The UN General Assembly on Thursday formally appointed Antonio Guterres as the new secretary-general of the United Nations, replacing Ban Ki-moon.
The 193 member states adopted by acclamation a resolution appointing the former prime minister of Portugal for a five-year term beginning January 1, 2017.
The socialist politician, who also served as UN refugee chief for a decade, is expected to play a more prominent role as the world's diplomat-in-chief than Ban, the South Korean former foreign minister who will step down after two five-year terms.
In his opening speech at the UN headquarters on Thursday, he vowed to fight terrorism and populism and to help overcome divisions over ending the war in Syria.
"We must make sure that we are able to break these alliances between all those terrorist groups or violence extremists on one side and the expression of populism and xenophobia on the other side. We must be able to fight both of them with determination," Guterres said.
He also highlighted the importance of gender equality in his speech, calling it a priority commitment of the UN to protect and empower women.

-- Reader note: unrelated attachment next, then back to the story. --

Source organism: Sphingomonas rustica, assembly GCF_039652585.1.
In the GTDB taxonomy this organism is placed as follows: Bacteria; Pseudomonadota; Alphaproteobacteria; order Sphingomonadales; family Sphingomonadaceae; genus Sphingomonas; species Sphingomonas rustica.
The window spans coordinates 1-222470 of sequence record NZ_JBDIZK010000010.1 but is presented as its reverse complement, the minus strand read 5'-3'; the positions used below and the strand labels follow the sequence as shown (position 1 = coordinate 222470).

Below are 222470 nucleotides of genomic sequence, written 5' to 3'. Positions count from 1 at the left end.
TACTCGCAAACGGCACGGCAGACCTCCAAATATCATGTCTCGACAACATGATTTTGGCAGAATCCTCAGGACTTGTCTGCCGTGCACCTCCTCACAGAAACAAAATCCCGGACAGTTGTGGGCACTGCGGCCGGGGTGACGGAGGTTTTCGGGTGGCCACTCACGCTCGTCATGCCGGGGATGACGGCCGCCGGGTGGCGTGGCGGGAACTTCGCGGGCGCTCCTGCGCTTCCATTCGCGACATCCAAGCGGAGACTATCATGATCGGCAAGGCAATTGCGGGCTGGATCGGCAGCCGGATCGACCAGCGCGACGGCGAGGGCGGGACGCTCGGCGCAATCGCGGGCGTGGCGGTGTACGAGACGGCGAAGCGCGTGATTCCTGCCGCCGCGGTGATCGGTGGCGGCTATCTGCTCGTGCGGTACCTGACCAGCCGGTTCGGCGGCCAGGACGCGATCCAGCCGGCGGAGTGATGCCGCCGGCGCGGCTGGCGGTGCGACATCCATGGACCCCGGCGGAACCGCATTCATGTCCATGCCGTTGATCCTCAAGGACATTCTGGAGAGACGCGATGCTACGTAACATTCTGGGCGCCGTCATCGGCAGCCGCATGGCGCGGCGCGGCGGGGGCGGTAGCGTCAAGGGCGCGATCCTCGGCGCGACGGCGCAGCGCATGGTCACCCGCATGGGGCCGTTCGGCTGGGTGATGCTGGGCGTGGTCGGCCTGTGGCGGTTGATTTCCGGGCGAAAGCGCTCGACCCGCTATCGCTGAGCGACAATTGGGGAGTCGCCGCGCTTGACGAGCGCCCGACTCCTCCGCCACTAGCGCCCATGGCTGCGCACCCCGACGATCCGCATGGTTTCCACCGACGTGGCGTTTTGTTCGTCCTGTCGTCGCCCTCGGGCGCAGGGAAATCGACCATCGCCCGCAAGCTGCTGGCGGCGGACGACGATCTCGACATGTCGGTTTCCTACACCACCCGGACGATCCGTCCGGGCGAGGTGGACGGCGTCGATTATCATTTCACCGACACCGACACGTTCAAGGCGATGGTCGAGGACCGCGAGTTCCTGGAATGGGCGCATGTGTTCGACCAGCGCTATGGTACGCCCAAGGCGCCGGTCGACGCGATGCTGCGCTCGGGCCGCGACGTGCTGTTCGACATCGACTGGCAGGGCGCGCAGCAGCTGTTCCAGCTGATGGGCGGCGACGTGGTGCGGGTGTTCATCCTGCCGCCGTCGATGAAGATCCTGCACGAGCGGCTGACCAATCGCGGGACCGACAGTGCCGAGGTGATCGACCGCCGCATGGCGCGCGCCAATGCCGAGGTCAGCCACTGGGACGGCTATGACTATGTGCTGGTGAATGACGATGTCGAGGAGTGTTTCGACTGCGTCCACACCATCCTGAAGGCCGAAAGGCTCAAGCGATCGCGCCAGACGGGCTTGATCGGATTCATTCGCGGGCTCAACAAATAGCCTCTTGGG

"I have long been aware of the hurdles women face in society, in the family and in the workplace, just because of their gender. I have witnessed the violence they are subject to during conflict or while fleeing, just because they are women and I have tried to address this to every public office.
"The protection and empowerment of women in the organisation are and will continue to be a priority commitment to me."
Guterres won unanimous support from the UN Security Council during a vote last week that capped the most transparent campaign ever held at the United Nations for the top post.
The 67-year-old polyglot campaigned on a pledge to promote human rights and enact reforms within the UN system, seen as clunky and too slow to respond to unfolding disasters.
His appointment comes at a time of global anxiety over the ongoing war in Syria, the refugee crisis and raging conflicts in South Sudan and Yemen.
“Syria is of course issue number one. He knows it’s issue number one … It’s a subject he knows extremely well because he was previously for ten years the High Commissioner for Refugees," Al Jazeera’s James Bays said, reporting from UN headquarters in New York.
"The number one issue there, of course, with the crises in the Middle East and the almost five million refugees who’ve left Syria for neighbouring countries or further afield for Europe. So he knows many of the top issues."
The Security Council is deadlocked over Syria after two draft resolutions were defeated in separate votes over the weekend, one of which was vetoed by Damascus ally Russia.
Source: News Agencies